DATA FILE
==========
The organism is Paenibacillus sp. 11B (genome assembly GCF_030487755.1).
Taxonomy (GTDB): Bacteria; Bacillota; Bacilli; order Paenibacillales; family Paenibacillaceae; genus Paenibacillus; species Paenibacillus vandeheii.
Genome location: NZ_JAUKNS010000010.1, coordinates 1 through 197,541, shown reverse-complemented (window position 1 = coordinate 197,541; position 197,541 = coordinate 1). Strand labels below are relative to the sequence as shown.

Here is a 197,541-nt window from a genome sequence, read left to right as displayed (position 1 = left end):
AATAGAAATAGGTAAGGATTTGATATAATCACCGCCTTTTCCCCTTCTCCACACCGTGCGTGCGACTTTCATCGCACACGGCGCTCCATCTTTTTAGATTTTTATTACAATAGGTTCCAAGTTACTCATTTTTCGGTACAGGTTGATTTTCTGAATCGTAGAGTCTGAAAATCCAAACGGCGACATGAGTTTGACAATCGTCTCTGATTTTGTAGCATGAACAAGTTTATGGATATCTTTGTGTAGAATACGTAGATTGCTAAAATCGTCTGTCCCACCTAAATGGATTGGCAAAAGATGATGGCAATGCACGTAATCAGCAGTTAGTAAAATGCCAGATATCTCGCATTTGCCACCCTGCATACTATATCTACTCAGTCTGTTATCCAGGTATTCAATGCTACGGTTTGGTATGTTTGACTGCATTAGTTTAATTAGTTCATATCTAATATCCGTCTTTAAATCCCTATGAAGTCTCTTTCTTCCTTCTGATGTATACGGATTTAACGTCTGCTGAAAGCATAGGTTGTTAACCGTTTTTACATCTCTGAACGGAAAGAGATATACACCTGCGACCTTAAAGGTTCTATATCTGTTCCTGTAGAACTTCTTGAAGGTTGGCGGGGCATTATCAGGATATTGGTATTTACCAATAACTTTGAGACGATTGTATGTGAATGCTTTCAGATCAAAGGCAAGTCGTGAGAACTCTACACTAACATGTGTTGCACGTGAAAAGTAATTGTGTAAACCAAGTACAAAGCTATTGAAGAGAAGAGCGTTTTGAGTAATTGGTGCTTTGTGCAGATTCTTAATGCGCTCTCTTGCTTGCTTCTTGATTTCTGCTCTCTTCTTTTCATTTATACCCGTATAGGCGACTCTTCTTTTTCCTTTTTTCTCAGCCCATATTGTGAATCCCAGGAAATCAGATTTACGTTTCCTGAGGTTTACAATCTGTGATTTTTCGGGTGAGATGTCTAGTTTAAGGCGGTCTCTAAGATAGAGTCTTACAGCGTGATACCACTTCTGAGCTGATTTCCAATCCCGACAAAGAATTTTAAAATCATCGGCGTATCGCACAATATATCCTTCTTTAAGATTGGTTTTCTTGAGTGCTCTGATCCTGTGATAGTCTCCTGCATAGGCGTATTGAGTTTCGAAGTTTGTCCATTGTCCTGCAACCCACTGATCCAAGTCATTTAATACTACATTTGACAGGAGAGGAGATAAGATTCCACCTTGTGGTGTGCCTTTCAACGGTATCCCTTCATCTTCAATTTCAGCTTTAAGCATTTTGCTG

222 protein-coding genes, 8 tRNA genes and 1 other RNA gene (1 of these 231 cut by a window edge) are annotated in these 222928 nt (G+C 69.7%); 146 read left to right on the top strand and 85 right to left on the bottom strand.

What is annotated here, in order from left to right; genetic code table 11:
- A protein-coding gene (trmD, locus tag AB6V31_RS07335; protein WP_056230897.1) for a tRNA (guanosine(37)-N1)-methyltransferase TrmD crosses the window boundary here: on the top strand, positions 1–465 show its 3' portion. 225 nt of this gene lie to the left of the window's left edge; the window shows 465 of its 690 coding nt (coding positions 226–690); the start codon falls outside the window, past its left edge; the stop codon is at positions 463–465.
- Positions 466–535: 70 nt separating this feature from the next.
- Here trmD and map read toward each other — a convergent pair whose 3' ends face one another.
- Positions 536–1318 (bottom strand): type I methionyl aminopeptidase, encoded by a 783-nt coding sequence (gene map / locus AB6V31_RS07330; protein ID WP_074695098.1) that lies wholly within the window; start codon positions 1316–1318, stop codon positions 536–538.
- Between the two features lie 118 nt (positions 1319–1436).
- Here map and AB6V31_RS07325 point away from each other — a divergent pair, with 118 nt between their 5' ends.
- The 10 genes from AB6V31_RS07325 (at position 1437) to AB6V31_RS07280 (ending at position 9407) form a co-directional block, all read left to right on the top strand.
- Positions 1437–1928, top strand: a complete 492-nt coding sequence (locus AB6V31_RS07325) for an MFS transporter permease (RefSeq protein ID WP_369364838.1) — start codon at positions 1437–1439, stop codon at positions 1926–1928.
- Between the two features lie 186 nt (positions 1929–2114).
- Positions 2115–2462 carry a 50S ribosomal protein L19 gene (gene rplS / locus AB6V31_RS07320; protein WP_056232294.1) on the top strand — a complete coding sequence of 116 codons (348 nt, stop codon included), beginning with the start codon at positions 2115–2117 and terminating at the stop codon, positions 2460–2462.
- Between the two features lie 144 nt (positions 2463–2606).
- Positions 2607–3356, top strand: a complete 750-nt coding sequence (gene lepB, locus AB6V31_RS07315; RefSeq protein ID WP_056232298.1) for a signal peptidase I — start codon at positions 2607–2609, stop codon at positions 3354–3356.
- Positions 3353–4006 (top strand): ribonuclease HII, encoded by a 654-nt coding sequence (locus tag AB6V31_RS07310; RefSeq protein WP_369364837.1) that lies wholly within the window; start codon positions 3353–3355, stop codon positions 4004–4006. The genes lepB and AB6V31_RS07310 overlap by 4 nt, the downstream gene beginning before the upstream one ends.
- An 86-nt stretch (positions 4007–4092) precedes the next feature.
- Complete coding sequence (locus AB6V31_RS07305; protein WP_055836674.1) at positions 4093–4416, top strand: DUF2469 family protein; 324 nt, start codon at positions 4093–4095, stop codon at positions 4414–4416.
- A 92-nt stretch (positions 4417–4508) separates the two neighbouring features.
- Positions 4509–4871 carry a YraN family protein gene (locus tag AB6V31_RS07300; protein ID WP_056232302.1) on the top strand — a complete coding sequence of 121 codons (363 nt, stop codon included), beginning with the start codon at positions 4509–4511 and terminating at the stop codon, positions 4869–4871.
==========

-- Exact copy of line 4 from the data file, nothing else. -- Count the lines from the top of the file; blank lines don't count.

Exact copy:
Here is a 197,541-nt window from a genome sequence, read left to right as displayed (position 1 = left end):